Renee Montgomery Retiring for Social Justice

Renee Montgomery, the 34-year-old WNBA player for the Atlanta Dream, is retiring to focus on social justice issues in America. This has been a trend in the WNBA, a number of players have retired from the league to do some of the same, such as Maya Moore of the Minnesota Lynx, who retired to focus on criminal justice issues.

Montgomery is an eleven-year guard who has won a pair of WNBA championships for the Minnesota Lynx, ironically, and was awarded the Sixth Woman of the Year award for the Connecticut Sun, according to Vox and Si. She also earned an all rookie’s honor for her play in the first year with Lynx who drafted her. Also, she contributed to a Lynx franchise record of 23 regular season wins during her time there. In her career, she would play for the Minnesota Lynx, Connecticut Sun, and Atlanta Dream. She played her last season as a member of the Dream in 2019 and later on became part-owner of that team.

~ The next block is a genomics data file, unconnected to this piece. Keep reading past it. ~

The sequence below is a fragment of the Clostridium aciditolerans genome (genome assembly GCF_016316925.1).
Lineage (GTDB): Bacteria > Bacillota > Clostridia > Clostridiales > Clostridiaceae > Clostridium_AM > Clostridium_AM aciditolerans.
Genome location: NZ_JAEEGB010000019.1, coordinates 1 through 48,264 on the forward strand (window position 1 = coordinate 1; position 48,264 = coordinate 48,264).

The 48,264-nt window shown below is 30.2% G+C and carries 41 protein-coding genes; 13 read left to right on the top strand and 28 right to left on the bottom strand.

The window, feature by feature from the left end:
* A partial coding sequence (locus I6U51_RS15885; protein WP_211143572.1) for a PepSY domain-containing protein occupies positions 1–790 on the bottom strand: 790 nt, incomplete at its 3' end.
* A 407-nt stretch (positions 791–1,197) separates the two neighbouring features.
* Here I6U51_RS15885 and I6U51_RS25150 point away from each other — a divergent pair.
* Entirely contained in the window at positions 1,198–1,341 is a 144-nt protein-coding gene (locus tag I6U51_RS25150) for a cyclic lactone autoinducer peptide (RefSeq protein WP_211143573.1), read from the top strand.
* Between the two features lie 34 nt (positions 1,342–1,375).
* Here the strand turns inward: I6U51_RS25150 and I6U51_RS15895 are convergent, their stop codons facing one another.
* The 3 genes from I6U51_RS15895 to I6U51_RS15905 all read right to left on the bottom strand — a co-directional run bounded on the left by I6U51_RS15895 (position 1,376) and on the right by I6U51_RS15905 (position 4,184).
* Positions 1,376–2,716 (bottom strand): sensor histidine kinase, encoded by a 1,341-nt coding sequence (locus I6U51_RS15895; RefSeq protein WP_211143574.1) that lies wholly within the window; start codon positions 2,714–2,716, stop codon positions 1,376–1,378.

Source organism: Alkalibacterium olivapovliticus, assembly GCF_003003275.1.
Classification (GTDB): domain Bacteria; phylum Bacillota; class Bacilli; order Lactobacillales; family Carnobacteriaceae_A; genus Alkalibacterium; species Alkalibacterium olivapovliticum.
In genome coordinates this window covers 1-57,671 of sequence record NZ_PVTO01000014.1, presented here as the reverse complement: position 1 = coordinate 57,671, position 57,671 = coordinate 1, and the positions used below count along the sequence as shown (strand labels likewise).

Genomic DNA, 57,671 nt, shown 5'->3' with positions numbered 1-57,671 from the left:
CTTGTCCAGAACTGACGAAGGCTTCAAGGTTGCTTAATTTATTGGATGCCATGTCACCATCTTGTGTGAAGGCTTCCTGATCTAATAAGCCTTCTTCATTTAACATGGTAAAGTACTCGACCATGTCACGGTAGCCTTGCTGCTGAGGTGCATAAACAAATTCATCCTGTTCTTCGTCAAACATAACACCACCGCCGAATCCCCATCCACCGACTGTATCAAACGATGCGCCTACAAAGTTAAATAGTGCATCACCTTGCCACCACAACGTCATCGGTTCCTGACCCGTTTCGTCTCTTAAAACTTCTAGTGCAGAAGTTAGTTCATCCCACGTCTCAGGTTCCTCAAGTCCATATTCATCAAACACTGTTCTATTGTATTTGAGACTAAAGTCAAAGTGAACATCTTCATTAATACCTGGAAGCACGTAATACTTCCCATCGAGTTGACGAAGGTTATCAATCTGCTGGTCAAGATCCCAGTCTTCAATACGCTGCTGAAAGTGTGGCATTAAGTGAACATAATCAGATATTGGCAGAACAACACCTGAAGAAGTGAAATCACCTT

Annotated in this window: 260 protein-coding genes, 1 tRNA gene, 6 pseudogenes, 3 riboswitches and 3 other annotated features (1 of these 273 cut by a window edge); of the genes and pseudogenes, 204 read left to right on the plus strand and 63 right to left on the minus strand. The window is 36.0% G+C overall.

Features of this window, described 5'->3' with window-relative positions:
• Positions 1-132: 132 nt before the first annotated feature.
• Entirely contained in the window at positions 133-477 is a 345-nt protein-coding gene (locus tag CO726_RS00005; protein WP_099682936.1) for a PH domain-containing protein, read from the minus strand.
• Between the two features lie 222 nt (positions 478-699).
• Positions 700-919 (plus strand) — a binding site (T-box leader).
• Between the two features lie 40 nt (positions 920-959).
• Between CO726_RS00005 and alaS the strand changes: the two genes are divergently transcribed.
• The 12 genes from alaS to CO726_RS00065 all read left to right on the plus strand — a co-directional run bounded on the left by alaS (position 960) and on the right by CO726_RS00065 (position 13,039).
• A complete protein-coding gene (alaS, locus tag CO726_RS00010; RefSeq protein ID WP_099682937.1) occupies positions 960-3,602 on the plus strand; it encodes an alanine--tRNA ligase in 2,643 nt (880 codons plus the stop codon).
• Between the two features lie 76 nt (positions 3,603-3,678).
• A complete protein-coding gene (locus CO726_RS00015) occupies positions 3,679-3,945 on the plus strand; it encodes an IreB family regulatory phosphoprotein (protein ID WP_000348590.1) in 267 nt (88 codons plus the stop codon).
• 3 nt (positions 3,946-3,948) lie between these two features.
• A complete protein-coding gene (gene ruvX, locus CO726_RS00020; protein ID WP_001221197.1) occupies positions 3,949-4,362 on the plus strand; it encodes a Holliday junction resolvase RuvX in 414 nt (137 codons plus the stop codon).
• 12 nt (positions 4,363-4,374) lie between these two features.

Montgomery’s decision to retire is significant to the Black Lives Matter movement. The reason why is because she wants to support the opening and success of more Black-owned businesses and corporations to help minorities understand the power they hold. Systemic racism towards black people comes from a minimal amount of them not owning businesses in the United States compared to white people so they have the power to perpetuate the system of racism. ‘Money runs the world’ so if more Black people owned more businesses, then it could close the gap in wealth between white and Black people, according to an article from Gray Group International. Montgomery can accumulate wealth and give it back to her community, which can also help the generational wealth of her family. 

Healthy Black-owned businesses could be a critical component for closing the United States’ Black-white wealth gap…”, according to an article from McKinsey and Company. Historically, Black people are perceived to be poor compared to white people which is why some believe they are systemically unequal to them. If more Black people opened businesses then that myth could go away because that indicates that Black people have the resources to own businesses that accumulate wealth. It could decrease the stereotype of Black people being poor and living in poverty that relates to the systemic racism in America because of how people view Black people, in general.

 

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